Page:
After weeks of activism, a bipartisan coalition of political leaders was granted a public hearing at the Alabama Statehouse to discuss a recently introduced House bill that would establish a pool of money controlled by three local legislators.
“It usually takes a tragedy to get so many leaders together” said Todd Freeman, chairman of the Randolph County Republicans. “This is a manmade tragedy going on in these bills.”
It was standing room only in the small conference room on the sixth floor of the Statehouse, as House committee members listened as opponents and proponents made their case for or against the bill.
Rep. Alan Baker, R-Brewton, who presided over the meeting, said the committee will have to look closer at the presentations from both sides before further action is taken.
The issue was a hot topic in the rural county of around 20,000 residents last month after a local newspaper printed a nearly identical proposed Senate bill sponsored by Sen. Gerald Dial, R-Lineveille.
Senate Bill 486 would have established a “grant fund,” according to Dial, using 10 percent of money collected from tobacco tax in the county that currently goes to the County Water Authority. The “grant fund” would be controlled by Dial, Rep. Richard Laird, D-Roanoke, and Rep. Duwayne Bridges, R-Valley, to be used as they wished.
The bill also restricted the hiring practices of the Randolph County Industrial and Economic Development Commission, eliminating funds to hire a full-time employee.
Randolph County officials blasted the bill and within weeks of its first appearance, the County Commission, Chamber of Commerce and both political parties from the county wrote letters condemning the bill as detrimental to the economic development of the county.
The response culminated in a town-hall-style meeting in Wedowee last month when a coalition of leaders from the Randolph County Republicans and Democrats encouraged residents to contact Laird and Dial to withdraw the bill.
Last week, the governor vetoed Senate Bill 486. A statement from Gov. Robert Bentley’s office said the governor deemed it “unconstitutional” due to discrepancies between the intent, and the actual language of the bill. Specifically, Senate Bill 498 made no reference of a “grant fund,” but instead sought to use the money to establish an office for the local delegation.
At the meeting Tuesday, Dial questioned the governor’s judgment and said the veto was unprecedented.
“In all my years, I’ve never seen a bill get vetoed because it was unconstitutional,” he said. “That’s not the governor’s job to decide that. That’s what we have a judicial branch for.”
But county officials Tuesday expressed gratitude for the decision after weeks, they said, of Dial and Laird declining their invitations to talk about the bills.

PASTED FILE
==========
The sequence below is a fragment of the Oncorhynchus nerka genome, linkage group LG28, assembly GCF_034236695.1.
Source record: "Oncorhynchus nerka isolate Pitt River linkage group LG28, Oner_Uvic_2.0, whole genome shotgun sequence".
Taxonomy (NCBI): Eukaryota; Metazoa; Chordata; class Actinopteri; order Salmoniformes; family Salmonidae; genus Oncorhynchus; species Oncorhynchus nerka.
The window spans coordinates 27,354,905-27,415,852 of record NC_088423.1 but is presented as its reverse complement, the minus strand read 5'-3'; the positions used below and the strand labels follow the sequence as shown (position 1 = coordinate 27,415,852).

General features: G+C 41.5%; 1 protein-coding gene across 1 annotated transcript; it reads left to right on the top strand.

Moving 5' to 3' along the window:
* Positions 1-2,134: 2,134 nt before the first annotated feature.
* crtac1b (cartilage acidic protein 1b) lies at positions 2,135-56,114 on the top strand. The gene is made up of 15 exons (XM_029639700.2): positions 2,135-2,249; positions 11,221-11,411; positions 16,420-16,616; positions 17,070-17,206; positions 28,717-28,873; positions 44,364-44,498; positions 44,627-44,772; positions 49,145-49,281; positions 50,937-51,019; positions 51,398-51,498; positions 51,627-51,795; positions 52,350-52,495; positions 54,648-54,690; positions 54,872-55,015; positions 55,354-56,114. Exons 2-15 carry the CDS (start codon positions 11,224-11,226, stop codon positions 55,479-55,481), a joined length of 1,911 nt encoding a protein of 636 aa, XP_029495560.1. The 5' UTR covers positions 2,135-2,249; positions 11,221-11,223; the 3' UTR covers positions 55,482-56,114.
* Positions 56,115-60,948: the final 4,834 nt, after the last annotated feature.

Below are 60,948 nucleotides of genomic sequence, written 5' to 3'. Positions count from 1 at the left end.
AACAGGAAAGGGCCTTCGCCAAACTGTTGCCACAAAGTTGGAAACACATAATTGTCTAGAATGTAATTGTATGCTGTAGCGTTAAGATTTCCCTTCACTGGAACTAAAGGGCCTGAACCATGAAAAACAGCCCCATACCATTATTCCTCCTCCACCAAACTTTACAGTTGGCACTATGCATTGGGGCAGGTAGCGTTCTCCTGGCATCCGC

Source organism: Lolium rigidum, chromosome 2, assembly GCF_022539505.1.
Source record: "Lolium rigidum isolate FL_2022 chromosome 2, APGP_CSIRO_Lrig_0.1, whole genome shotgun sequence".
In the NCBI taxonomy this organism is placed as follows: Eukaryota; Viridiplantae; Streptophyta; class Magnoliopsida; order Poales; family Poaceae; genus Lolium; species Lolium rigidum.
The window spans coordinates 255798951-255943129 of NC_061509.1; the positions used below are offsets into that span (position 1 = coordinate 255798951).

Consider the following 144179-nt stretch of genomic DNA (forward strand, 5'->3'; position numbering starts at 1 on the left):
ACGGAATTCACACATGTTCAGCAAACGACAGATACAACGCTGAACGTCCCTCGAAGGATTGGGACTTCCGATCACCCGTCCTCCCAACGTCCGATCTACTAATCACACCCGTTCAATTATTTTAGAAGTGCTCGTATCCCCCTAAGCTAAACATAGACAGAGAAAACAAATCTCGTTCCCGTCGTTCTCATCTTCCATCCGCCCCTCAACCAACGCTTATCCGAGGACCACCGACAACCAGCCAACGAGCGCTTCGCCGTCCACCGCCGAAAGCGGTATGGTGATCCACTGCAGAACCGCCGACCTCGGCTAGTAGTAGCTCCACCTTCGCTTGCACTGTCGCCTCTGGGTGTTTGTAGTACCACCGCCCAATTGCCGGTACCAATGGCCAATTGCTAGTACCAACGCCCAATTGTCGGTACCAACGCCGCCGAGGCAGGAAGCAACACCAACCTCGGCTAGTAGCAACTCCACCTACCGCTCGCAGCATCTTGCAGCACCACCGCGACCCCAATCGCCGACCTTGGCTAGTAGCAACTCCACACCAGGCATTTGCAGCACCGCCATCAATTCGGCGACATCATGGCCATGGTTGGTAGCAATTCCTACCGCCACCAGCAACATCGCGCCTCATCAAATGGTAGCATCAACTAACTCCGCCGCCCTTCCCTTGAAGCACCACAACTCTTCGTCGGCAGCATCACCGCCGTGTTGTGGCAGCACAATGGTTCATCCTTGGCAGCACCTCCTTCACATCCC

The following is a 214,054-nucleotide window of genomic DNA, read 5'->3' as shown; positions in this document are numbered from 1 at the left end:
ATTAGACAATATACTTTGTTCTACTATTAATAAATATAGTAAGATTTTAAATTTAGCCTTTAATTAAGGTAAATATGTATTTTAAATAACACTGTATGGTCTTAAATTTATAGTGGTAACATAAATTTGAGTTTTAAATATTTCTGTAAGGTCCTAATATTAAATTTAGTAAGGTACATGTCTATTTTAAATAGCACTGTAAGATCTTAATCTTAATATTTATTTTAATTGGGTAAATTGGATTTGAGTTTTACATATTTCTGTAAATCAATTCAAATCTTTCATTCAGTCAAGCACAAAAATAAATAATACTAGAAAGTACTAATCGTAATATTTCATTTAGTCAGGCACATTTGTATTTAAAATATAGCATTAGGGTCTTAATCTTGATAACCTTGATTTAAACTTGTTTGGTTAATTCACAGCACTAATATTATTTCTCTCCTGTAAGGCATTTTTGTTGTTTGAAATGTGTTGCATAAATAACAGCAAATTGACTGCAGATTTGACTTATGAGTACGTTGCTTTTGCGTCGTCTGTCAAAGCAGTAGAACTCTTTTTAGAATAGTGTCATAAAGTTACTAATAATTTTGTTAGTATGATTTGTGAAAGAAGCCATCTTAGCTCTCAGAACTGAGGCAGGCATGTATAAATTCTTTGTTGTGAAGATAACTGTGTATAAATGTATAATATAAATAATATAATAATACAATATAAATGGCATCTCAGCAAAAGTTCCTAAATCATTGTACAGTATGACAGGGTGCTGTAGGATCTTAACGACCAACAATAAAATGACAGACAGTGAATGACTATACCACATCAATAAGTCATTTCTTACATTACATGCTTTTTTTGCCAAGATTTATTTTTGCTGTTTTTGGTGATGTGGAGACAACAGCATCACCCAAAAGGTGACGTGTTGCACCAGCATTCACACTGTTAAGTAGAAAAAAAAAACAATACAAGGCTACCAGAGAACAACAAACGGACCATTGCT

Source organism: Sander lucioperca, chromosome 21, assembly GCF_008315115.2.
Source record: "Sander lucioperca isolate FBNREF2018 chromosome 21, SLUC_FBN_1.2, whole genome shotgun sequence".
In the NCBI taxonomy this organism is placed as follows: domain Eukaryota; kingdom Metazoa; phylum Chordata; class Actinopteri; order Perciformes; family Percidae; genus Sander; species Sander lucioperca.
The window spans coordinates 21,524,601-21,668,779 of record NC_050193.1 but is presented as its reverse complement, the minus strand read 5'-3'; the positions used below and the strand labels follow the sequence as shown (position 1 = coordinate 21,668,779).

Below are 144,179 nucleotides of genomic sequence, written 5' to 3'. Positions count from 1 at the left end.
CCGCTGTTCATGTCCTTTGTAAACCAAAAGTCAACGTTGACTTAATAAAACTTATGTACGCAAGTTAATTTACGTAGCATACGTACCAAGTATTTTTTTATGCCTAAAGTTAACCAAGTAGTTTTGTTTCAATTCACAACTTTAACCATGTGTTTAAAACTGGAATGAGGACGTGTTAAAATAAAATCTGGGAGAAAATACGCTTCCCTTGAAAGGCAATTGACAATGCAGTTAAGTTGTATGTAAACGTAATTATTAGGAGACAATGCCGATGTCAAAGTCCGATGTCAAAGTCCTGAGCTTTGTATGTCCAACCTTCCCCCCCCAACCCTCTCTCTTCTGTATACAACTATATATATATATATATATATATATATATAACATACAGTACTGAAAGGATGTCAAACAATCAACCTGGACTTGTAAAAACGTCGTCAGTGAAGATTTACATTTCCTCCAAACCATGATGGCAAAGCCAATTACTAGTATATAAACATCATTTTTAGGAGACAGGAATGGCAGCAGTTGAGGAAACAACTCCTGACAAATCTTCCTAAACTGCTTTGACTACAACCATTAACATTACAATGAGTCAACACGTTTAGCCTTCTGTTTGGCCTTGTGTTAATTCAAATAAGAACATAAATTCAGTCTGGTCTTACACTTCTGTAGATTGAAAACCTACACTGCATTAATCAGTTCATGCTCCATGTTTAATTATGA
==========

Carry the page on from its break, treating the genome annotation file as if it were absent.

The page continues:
“We were so happy someone finally listened to us,” said Kesa Johnston Dunn, an lawyer from Roanoke and a member of the Randolph County Industrial and Economic Development Commission. “Our local legislators wouldn’t, but the governor did.”
But the veto was a short-lived victory. On the same day, Laird introduced House Bill 785, which was nearly identical in language to Dial’s bill. The main difference was that it added a reduction of money going to the Industrial and Economic Development Commission –- a cut from 24 percent to 19 percent of the tobacco tax revenue – which would also be rerouted to the “grant fund.”
“With this bill, the commission might as well not even exist,” said Jerry Cotney, the chairman of the commission. Cotney said a combined investment of $700,000 from the city of Roanoke, the Randolph County Commission and the Randolph County Chamber of Commerce funded the development of an industrial park, which would be money completely thrown out if the commission disbanded.
Cotina Terry, the executive director of the Industrial and Economic Commission, called the grant fund a “slush fund,” and said the money taken from the commission would cause economic hardship for the rural county where more than 60 percent of the working population works outside county lines.
But Dial scoffed at the notion that the bill created a “slush fund” and called the remarks a “slap” to the people of Randolph County.
Dial said grant funds are nothing new and that the tobacco tax money wouldn’t exist for the county to begin without legislation from Laird and Dial. He questioned if members of the coalition would be happier to receive no money if it meant none could be used for the grant fund.
Dial also accused the Industrial and Economic Development Commission of ineffectiveness, and said the tobacco money was never intended to be used to support the board.
“If you’re 0 and 12 as a coach, you get fired,” Dial said. “The commission hasn’t created one job. Not one.”
Dial was the first to speak and left after his statements to attend a reapportionment meeting. He said he would listen to the recording of the meeting when he had a chance later in the day.
Laird spoke more cordially, and thanked his constituents for coming to the meeting, but questioned whether their efforts were being put to the best use.
“That was an impressive presentation,” he said before the close of the meeting. “I wish everyone here had gotten together when the Roanoke Hospital closed.”
Laird also denied receiving notification from officials that they were unhappy with the bill, but said he was happy to have had the chance to clear the air.
“This will take teeth out of their argument that they haven’t had a public meeting,” he said.
Staff writer Brian Anderson: 256-235-3546. On Twitter @BAnderson_Star.